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Bart Schuurman receives Veni Grant: Who do not become terrorists?

Bart Schuurman, Assistant Professor at the Institute of Security and Global Affairs in The Hague, has received a Veni grant which will allow him to continue his research into the radicalisation of terrorists for the next three years. ‘In order to better understand terrorists, I will focus on the large group of radicalised individuals who do not take that next step towards violence,’ explains Schuurman.

Bart Schuurman
Bart Schuurman

What will you focus on?

‘At the end of my PhD, I knew a lot more about the Dutch Hofstad terrorist group and its participants but what frustrated me was that I hadn’t found a good answer as to why, out of a group of 40 radicalised individuals, ‘only’ a handful actually took that next step towards violence. What was it that held the others back? Why didn’t they put their words into action? This is what got the ball rolling and eventually led to my Veni application.’

I wrote a proposal in 2017 that focussed on the question why most individuals who are on the path towards radicalisation do not get involved with terrorism. I believe that we should not only be looking at the risk factors but also at the ‘shielding factors’ that deter the majority of radicalised individuals from choosing violence.’

Who benefits from your research?

‘My research is a contribution to the scientific research that is already available and continues to build on that. In order to truly make progress in this field, to better understand how being involved in terrorism works, we need to do more than just look at that small group who actually become terrorists. I hope that by looking into why something does not happen we will come up with some surprising new information.’

In addition, understanding the shielding factors that deter individuals from becoming terrorists provides new tools to professionals working to prevent radicalisation and terrorists. A better understanding of why certain individuals are more likely to actually taking the step towards violence is also relevant for the police and intelligence agencies.’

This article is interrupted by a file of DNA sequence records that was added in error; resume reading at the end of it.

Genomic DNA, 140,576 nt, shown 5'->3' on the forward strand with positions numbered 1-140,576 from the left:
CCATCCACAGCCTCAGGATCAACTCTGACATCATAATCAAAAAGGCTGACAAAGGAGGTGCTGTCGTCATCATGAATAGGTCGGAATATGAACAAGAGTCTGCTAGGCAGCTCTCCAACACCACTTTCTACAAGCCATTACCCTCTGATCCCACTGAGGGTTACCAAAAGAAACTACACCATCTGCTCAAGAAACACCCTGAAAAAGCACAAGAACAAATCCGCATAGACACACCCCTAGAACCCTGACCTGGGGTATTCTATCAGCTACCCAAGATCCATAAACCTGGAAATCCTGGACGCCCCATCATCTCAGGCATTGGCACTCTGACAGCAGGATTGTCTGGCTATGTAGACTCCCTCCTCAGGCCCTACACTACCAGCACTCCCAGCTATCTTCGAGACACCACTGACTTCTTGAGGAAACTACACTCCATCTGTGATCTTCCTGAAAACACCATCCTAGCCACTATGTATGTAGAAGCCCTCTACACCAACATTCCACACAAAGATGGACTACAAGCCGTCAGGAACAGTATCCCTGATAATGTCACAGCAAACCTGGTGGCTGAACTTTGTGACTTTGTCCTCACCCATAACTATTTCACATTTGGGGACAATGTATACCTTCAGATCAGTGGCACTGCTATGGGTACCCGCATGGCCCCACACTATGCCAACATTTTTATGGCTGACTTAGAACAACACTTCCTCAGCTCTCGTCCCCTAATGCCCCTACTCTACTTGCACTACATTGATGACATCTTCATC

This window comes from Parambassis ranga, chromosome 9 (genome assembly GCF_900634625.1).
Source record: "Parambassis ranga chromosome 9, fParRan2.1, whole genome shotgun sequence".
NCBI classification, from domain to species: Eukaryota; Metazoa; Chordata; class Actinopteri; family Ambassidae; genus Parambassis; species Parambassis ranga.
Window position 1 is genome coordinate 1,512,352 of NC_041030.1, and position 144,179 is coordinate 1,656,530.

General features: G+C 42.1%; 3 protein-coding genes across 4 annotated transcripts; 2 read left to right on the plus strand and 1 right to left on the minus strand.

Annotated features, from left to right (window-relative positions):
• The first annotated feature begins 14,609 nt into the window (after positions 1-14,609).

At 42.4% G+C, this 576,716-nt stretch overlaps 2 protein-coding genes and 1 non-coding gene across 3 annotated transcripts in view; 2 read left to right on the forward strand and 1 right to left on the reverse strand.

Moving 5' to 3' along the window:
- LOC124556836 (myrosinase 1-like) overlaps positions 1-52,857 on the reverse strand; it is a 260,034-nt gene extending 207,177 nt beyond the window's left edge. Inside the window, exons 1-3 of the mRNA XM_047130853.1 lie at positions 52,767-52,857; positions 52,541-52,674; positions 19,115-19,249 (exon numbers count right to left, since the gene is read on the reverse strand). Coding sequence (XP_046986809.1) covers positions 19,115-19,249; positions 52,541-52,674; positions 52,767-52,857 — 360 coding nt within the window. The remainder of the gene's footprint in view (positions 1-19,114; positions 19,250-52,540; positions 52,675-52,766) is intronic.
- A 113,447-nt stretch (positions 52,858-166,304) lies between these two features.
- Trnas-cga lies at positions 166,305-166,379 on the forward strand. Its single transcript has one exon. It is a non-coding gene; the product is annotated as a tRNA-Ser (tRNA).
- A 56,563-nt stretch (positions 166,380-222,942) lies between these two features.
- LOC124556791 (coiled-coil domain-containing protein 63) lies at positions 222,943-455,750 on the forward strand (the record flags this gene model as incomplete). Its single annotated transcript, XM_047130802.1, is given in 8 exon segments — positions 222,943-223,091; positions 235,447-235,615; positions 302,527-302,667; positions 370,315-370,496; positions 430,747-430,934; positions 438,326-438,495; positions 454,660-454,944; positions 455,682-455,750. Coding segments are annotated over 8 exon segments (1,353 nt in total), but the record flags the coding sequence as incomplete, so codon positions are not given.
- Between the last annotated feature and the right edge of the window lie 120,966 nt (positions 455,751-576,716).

What is your background?

 

‘I completed in the Master programme ‘International Relations from a Historic Perspective’ a at the University of Utrecht. Which is what got me interested in asymmetric conflicts and terrorism. I got lucky and was able to continue working with my thesis supervisor as research assistant on a project that focussed on the effectiveness of counterterrorist measures. During my time working as research assistant, I came into contact with Edwin Bakker who was about to become a professor at Leiden University working at the newly founded Centre for Terrorism and Counterterrorism which is now ISGA. I started working there in 2011 and never left.’

‘During the first years, I worked on a project that focussed on the ways in which terrorists prepare their attacks. After that, I continued my research but this time looking at loners. This was part of the EU FP7 project we participated in. I used the time that remained next to those two projects to start a PhD project on how and why people might become involved in terrorism. It specifically focussed on the Dutch Hofstad group, responsible for the murder of the Dutch film producer and critic Theo van Gogh in November 2004. I obtained my PhD in 2017.

Venis are awarded every year by NWO and together with the Vidi and Vici grants they are part of an innovative research incentive called ‘Vernieuwingsimpuls’. Excellent researchers who have recently obtained their PhD are eligible for a Veni. NWO selects researchers based on the quality of the researcher, the innovative character of their research, the expected scientific impact of their research proposal and the possibilities for knowledge utilization.

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